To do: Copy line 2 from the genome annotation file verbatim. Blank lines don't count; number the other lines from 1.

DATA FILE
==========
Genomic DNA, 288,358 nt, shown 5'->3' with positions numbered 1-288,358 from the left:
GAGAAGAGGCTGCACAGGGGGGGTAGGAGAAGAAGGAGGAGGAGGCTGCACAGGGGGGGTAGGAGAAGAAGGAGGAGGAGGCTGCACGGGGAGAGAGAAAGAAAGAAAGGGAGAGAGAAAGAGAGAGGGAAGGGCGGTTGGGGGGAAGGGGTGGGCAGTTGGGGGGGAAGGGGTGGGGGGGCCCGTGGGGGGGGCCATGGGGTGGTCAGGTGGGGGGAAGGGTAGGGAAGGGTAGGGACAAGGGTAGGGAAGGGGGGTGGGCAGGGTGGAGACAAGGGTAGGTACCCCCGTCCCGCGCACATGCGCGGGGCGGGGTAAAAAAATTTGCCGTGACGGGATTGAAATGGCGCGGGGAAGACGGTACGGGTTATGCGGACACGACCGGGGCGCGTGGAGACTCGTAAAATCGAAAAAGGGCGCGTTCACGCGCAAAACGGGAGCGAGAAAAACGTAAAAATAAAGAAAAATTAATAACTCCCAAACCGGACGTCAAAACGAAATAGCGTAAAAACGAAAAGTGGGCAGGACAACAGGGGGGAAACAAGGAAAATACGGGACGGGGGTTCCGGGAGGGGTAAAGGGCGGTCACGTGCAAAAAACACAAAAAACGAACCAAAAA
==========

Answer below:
GAGAAGAGGCTGCACAGGGGGGGTAGGAGAAGAAGGAGGAGGAGGCTGCACAGGGGGGGTAGGAGAAGAAGGAGGAGGAGGCTGCACGGGGAGAGAGAAAGAAAGAAAGGGAGAGAGAAAGAGAGAGGGAAGGGCGGTTGGGGGGAAGGGGTGGGCAGTTGGGGGGGAAGGGGTGGGGGGGCCCGTGGGGGGGGCCATGGGGTGGTCAGGTGGGGGGAAGGGTAGGGAAGGGTAGGGACAAGGGTAGGGAAGGGGGGTGGGCAGGGTGGAGACAAGGGTAGGTACCCCCGTCCCGCGCACATGCGCGGGGCGGGGTAAAAAAATTTGCCGTGACGGGATTGAAATGGCGCGGGGAAGACGGTACGGGTTATGCGGACACGACCGGGGCGCGTGGAGACTCGTAAAATCGAAAAAGGGCGCGTTCACGCGCAAAACGGGAGCGAGAAAAACGTAAAAATAAAGAAAAATTAATAACTCCCAAACCGGACGTCAAAACGAAATAGCGTAAAAACGAAAAGTGGGCAGGACAACAGGGGGGAAACAAGGAAAATACGGGACGGGGGTTCCGGGAGGGGTAAAGGGCGGTCACGTGCAAAAAACACAAAAAACGAACCAAAAA